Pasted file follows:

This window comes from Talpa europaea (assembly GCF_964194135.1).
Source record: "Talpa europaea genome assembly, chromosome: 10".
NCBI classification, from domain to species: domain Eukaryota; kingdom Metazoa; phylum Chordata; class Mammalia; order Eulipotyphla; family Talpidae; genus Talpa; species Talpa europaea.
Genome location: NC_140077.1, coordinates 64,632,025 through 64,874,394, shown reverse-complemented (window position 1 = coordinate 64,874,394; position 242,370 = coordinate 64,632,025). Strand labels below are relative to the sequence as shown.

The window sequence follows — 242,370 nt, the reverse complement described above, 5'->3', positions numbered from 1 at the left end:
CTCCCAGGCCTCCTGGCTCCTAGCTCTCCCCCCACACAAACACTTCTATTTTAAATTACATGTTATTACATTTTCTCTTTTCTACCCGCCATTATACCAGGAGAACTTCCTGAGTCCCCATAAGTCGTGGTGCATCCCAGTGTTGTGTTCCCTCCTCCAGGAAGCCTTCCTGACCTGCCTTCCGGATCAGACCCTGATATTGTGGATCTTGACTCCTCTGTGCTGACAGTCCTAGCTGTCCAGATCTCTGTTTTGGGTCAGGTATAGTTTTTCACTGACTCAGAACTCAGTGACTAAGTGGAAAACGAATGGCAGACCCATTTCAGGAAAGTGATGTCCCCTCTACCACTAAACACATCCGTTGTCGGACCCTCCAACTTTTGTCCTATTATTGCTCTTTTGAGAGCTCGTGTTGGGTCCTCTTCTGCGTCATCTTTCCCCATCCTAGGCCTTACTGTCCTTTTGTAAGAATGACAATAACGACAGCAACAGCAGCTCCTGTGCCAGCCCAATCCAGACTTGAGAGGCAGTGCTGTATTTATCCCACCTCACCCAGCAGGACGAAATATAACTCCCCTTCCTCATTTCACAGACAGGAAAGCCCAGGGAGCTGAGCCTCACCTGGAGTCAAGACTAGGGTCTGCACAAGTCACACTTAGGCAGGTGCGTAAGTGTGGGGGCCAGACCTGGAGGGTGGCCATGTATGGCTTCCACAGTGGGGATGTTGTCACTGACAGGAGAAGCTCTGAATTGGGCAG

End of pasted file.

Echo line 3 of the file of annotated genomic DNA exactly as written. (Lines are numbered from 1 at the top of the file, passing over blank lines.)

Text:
NCBI classification, from domain to species: domain Eukaryota; kingdom Metazoa; phylum Chordata; class Mammalia; order Eulipotyphla; family Talpidae; genus Talpa; species Talpa europaea.